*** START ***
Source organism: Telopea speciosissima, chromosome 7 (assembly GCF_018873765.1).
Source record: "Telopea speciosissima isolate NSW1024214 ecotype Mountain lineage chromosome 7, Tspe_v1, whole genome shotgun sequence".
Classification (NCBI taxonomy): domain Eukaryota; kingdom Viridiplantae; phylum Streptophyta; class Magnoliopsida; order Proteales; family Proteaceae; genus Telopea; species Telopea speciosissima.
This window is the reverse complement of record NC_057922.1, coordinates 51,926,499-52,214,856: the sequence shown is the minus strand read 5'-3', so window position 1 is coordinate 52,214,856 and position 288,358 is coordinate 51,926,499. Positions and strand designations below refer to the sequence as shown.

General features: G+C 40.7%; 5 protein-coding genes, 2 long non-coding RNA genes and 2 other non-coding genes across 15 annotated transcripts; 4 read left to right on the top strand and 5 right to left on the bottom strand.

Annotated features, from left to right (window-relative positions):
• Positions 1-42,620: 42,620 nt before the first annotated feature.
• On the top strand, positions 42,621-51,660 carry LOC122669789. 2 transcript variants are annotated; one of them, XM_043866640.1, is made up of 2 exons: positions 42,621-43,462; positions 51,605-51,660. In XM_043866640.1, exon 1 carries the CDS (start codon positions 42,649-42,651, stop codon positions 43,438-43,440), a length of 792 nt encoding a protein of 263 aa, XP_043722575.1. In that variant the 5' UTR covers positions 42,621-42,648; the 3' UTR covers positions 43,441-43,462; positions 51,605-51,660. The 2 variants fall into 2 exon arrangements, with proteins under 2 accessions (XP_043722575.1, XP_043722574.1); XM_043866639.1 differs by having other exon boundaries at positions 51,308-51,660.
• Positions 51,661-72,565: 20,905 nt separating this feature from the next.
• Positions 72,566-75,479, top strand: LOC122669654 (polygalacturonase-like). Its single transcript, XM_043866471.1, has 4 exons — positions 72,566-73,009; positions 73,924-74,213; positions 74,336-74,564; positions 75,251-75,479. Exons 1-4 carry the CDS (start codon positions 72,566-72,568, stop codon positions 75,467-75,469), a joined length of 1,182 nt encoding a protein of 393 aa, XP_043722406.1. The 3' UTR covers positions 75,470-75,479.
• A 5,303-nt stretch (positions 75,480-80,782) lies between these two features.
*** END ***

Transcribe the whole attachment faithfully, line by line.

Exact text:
Source organism: Telopea speciosissima, chromosome 7 (assembly GCF_018873765.1).
Source record: "Telopea speciosissima isolate NSW1024214 ecotype Mountain lineage chromosome 7, Tspe_v1, whole genome shotgun sequence".
Classification (NCBI taxonomy): domain Eukaryota; kingdom Viridiplantae; phylum Streptophyta; class Magnoliopsida; order Proteales; family Proteaceae; genus Telopea; species Telopea speciosissima.
This window is the reverse complement of record NC_057922.1, coordinates 51,926,499-52,214,856: the sequence shown is the minus strand read 5'-3', so window position 1 is coordinate 52,214,856 and position 288,358 is coordinate 51,926,499. Positions and strand designations below refer to the sequence as shown.

General features: G+C 40.7%; 5 protein-coding genes, 2 long non-coding RNA genes and 2 other non-coding genes across 15 annotated transcripts; 4 read left to right on the top strand and 5 right to left on the bottom strand.

Annotated features, from left to right (window-relative positions):
• Positions 1-42,620: 42,620 nt before the first annotated feature.
• On the top strand, positions 42,621-51,660 carry LOC122669789. 2 transcript variants are annotated; one of them, XM_043866640.1, is made up of 2 exons: positions 42,621-43,462; positions 51,605-51,660. In XM_043866640.1, exon 1 carries the CDS (start codon positions 42,649-42,651, stop codon positions 43,438-43,440), a length of 792 nt encoding a protein of 263 aa, XP_043722575.1. In that variant the 5' UTR covers positions 42,621-42,648; the 3' UTR covers positions 43,441-43,462; positions 51,605-51,660. The 2 variants fall into 2 exon arrangements, with proteins under 2 accessions (XP_043722575.1, XP_043722574.1); XM_043866639.1 differs by having other exon boundaries at positions 51,308-51,660.
• Positions 51,661-72,565: 20,905 nt separating this feature from the next.
• Positions 72,566-75,479, top strand: LOC122669654 (polygalacturonase-like). Its single transcript, XM_043866471.1, has 4 exons — positions 72,566-73,009; positions 73,924-74,213; positions 74,336-74,564; positions 75,251-75,479. Exons 1-4 carry the CDS (start codon positions 72,566-72,568, stop codon positions 75,467-75,469), a joined length of 1,182 nt encoding a protein of 393 aa, XP_043722406.1. The 3' UTR covers positions 75,470-75,479.
• A 5,303-nt stretch (positions 75,480-80,782) lies between these two features.